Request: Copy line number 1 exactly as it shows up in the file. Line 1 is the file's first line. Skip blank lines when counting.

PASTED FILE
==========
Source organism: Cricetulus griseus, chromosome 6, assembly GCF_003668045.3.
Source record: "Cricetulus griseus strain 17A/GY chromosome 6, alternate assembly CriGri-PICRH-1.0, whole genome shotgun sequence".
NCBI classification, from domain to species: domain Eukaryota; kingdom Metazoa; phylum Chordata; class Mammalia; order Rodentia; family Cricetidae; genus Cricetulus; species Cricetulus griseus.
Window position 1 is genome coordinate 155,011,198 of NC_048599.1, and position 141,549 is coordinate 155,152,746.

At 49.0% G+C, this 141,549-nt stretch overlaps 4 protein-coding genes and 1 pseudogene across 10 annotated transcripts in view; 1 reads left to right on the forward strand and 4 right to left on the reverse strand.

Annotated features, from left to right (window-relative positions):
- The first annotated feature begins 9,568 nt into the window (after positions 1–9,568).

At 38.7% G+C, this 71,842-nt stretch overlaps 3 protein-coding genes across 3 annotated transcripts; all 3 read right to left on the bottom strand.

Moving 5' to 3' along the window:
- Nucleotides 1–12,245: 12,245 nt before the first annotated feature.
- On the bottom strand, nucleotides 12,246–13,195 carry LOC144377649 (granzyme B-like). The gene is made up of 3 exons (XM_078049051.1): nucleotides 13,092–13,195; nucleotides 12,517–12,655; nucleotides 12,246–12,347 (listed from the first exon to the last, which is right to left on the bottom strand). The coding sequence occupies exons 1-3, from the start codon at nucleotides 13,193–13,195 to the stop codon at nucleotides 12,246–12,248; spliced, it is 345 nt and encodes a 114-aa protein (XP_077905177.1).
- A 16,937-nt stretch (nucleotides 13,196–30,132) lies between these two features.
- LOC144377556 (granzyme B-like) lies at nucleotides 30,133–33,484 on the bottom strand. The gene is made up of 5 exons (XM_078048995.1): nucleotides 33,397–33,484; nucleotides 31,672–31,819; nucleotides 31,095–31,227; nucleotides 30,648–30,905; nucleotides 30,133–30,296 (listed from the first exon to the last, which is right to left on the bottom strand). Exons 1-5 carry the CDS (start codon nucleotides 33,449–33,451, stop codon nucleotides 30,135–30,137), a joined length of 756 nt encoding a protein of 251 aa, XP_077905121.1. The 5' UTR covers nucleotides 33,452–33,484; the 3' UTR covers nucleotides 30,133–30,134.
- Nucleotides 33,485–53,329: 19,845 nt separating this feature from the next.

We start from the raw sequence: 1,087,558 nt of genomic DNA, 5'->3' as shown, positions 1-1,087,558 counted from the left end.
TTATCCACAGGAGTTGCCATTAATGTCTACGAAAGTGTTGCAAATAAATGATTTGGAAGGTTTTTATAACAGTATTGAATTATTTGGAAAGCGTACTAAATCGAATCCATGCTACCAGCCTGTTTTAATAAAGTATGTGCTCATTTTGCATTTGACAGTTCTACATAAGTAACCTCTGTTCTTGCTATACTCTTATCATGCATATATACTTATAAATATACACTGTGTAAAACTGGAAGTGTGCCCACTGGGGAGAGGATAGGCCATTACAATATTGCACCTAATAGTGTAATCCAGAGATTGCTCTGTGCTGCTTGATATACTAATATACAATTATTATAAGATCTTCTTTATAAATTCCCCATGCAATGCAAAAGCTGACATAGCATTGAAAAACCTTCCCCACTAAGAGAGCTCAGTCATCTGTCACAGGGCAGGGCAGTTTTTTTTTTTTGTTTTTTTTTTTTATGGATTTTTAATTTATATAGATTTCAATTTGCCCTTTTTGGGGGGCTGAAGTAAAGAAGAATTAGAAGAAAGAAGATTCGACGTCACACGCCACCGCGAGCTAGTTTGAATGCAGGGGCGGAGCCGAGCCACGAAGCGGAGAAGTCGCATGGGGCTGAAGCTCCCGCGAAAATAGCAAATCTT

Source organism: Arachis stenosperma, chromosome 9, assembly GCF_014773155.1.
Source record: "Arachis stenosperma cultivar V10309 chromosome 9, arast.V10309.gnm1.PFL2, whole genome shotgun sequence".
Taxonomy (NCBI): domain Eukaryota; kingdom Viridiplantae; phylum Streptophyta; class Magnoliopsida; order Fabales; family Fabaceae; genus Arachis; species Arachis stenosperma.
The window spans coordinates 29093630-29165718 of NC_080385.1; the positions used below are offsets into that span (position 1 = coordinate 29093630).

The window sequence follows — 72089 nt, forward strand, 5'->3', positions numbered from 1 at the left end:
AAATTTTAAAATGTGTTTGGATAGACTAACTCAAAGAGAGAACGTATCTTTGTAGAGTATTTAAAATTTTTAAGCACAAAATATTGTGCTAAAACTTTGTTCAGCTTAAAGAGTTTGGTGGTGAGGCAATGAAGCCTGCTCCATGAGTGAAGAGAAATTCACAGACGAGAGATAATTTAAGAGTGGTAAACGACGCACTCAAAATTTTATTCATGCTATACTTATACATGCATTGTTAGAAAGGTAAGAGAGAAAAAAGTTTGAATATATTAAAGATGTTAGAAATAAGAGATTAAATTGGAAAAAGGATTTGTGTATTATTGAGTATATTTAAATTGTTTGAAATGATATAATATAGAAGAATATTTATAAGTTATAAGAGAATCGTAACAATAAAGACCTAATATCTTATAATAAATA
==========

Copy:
Source organism: Cricetulus griseus, chromosome 6, assembly GCF_003668045.3.